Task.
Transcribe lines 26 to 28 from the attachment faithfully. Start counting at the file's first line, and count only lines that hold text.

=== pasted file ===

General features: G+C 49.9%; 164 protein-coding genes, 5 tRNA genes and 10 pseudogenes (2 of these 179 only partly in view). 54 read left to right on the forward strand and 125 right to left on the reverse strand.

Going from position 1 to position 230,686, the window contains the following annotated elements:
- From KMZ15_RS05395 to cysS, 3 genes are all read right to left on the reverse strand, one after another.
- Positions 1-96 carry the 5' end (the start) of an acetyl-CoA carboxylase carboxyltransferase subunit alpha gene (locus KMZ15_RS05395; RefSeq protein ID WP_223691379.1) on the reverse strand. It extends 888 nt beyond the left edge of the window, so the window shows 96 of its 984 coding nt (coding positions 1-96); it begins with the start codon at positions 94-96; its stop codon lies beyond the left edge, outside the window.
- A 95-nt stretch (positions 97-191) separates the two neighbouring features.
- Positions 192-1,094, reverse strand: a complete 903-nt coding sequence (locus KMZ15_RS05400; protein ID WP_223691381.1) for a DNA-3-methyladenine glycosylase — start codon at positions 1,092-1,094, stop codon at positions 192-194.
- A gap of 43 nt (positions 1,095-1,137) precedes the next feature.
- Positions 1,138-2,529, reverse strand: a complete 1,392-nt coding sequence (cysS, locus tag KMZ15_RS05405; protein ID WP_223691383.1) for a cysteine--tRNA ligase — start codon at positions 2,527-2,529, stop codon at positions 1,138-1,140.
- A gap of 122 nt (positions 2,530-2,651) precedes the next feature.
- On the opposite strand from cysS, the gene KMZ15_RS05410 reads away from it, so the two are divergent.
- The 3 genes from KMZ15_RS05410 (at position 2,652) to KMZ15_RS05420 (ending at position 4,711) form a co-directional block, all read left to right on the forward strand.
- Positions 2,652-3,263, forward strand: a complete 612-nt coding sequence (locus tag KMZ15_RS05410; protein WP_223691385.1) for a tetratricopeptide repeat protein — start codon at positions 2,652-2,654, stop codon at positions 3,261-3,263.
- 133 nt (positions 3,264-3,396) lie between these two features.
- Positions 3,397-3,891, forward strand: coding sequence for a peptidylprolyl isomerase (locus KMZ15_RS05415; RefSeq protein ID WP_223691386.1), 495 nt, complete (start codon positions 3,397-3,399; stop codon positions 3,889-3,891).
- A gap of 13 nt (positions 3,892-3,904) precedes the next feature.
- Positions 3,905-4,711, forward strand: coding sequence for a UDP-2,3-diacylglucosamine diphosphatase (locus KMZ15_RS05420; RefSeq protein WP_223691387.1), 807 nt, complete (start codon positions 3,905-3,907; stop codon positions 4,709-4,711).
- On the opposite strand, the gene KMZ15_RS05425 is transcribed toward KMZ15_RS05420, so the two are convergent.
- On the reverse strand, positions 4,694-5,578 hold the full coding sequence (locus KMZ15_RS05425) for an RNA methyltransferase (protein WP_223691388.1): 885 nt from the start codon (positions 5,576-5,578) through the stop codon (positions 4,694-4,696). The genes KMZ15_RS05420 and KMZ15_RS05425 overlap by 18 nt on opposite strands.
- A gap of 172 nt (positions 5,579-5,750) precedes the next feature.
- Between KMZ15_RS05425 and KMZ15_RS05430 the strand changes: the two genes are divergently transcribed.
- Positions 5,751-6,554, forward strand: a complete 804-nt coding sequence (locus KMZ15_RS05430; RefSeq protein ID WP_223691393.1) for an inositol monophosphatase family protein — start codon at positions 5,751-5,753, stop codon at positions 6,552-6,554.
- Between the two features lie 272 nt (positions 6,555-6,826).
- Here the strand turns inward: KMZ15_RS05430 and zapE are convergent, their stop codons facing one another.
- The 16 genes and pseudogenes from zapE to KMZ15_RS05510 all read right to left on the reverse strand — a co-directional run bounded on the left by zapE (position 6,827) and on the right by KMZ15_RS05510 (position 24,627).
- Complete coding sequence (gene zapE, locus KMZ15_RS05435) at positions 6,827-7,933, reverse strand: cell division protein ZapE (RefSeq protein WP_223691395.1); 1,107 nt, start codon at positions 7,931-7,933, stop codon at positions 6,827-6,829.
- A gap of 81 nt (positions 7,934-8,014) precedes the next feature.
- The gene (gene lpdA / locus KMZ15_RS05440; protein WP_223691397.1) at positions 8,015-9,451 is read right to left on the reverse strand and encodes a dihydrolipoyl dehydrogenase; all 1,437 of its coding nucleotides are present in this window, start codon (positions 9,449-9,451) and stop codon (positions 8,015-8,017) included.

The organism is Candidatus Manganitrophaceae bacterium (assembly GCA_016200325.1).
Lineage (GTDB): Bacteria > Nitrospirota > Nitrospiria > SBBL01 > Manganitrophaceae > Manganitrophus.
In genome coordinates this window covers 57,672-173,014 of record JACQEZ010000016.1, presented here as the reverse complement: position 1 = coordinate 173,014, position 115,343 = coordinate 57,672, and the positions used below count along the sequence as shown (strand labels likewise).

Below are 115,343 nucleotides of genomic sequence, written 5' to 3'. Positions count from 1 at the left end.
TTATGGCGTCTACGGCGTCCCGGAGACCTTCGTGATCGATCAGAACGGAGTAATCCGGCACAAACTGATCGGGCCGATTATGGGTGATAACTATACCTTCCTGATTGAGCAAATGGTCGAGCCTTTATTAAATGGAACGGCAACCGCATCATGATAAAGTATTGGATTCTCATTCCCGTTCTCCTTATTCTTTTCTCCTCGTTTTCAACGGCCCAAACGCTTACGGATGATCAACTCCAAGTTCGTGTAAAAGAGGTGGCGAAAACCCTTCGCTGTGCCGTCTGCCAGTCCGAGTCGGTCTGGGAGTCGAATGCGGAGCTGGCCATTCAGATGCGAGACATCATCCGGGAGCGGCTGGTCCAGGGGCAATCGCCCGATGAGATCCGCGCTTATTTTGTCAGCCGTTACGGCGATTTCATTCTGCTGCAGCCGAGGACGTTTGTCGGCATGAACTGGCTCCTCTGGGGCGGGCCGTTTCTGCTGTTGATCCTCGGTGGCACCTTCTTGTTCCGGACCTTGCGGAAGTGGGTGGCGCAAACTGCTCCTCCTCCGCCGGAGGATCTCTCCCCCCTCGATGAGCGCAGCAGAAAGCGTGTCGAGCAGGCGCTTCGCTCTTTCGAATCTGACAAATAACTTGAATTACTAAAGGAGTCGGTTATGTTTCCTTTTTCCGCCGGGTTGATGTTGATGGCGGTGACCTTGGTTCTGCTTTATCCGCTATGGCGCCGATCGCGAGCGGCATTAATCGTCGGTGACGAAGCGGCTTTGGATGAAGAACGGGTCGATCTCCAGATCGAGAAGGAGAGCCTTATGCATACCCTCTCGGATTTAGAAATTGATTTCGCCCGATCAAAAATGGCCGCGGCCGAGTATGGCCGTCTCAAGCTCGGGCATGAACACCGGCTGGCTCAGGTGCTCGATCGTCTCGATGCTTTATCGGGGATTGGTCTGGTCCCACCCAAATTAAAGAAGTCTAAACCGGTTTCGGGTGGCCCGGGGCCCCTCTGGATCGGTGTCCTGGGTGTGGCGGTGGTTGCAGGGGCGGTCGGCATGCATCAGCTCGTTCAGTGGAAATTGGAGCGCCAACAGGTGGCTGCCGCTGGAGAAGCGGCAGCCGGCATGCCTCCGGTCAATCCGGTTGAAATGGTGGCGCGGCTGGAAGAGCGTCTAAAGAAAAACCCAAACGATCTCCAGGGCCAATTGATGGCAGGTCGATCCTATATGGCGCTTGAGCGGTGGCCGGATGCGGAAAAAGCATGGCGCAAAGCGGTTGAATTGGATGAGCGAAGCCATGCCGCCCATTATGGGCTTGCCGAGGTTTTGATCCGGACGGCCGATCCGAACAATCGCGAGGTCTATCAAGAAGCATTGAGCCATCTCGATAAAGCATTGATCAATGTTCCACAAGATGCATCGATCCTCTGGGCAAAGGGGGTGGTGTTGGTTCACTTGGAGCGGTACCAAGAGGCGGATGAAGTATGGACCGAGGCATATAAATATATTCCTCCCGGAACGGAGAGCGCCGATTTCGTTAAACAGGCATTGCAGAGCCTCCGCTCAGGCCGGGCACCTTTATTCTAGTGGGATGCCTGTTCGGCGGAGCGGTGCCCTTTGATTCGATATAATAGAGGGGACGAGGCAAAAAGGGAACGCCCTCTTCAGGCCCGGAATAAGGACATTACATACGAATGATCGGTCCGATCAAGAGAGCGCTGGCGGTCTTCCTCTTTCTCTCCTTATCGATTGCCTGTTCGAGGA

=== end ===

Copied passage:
- A gap of 81 nt (positions 7,934-8,014) precedes the next feature.
- The gene (gene lpdA / locus KMZ15_RS05440; protein WP_223691397.1) at positions 8,015-9,451 is read right to left on the reverse strand and encodes a dihydrolipoyl dehydrogenase; all 1,437 of its coding nucleotides are present in this window, start codon (positions 9,449-9,451) and stop codon (positions 8,015-8,017) included.

The organism is Candidatus Manganitrophaceae bacterium (assembly GCA_016200325.1).